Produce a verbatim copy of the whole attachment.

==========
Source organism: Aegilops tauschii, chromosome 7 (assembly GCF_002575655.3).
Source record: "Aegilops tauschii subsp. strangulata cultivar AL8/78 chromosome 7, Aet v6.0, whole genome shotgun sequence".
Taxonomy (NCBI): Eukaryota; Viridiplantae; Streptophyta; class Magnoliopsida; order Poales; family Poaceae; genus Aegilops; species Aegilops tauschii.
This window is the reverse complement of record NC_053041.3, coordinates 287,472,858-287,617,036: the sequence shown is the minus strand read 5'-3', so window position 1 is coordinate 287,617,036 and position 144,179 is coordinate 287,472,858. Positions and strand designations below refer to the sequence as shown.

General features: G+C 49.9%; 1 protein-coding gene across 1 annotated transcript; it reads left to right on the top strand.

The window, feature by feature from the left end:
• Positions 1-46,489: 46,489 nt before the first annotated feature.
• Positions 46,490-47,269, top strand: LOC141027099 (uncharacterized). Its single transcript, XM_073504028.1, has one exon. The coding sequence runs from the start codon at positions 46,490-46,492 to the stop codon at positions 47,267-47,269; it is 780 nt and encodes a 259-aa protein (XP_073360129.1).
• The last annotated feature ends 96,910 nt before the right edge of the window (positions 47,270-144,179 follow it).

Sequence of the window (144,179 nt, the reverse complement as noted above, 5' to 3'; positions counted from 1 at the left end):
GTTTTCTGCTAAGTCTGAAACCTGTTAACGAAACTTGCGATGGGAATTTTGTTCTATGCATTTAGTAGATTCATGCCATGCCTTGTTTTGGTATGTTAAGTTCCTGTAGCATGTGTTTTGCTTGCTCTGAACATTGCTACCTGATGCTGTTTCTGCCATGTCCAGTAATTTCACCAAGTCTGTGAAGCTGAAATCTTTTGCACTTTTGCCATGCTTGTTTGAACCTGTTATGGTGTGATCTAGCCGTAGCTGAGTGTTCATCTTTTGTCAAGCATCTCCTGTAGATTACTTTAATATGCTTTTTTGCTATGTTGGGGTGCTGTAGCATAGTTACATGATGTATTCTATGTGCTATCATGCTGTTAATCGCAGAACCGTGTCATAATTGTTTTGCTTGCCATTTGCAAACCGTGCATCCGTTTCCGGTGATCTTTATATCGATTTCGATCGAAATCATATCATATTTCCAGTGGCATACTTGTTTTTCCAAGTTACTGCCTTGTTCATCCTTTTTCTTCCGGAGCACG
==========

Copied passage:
Source organism: Aegilops tauschii, chromosome 7 (assembly GCF_002575655.3).
Source record: "Aegilops tauschii subsp. strangulata cultivar AL8/78 chromosome 7, Aet v6.0, whole genome shotgun sequence".
Taxonomy (NCBI): Eukaryota; Viridiplantae; Streptophyta; class Magnoliopsida; order Poales; family Poaceae; genus Aegilops; species Aegilops tauschii.
This window is the reverse complement of record NC_053041.3, coordinates 287,472,858-287,617,036: the sequence shown is the minus strand read 5'-3', so window position 1 is coordinate 287,617,036 and position 144,179 is coordinate 287,472,858. Positions and strand designations below refer to the sequence as shown.

General features: G+C 49.9%; 1 protein-coding gene across 1 annotated transcript; it reads left to right on the top strand.

The window, feature by feature from the left end:
• Positions 1-46,489: 46,489 nt before the first annotated feature.
• Positions 46,490-47,269, top strand: LOC141027099 (uncharacterized). Its single transcript, XM_073504028.1, has one exon. The coding sequence runs from the start codon at positions 46,490-46,492 to the stop codon at positions 47,267-47,269; it is 780 nt and encodes a 259-aa protein (XP_073360129.1).
• The last annotated feature ends 96,910 nt before the right edge of the window (positions 47,270-144,179 follow it).

Sequence of the window (144,179 nt, the reverse complement as noted above, 5' to 3'; positions counted from 1 at the left end):
GTTTTCTGCTAAGTCTGAAACCTGTTAACGAAACTTGCGATGGGAATTTTGTTCTATGCATTTAGTAGATTCATGCCATGCCTTGTTTTGGTATGTTAAGTTCCTGTAGCATGTGTTTTGCTTGCTCTGAACATTGCTACCTGATGCTGTTTCTGCCATGTCCAGTAATTTCACCAAGTCTGTGAAGCTGAAATCTTTTGCACTTTTGCCATGCTTGTTTGAACCTGTTATGGTGTGATCTAGCCGTAGCTGAGTGTTCATCTTTTGTCAAGCATCTCCTGTAGATTACTTTAATATGCTTTTTTGCTATGTTGGGGTGCTGTAGCATAGTTACATGATGTATTCTATGTGCTATCATGCTGTTAATCGCAGAACCGTGTCATAATTGTTTTGCTTGCCATTTGCAAACCGTGCATCCGTTTCCGGTGATCTTTATATCGATTTCGATCGAAATCATATCATATTTCCAGTGGCATACTTGTTTTTCCAAGTTACTGCCTTGTTCATCCTTTTTCTTCCGGAGCACG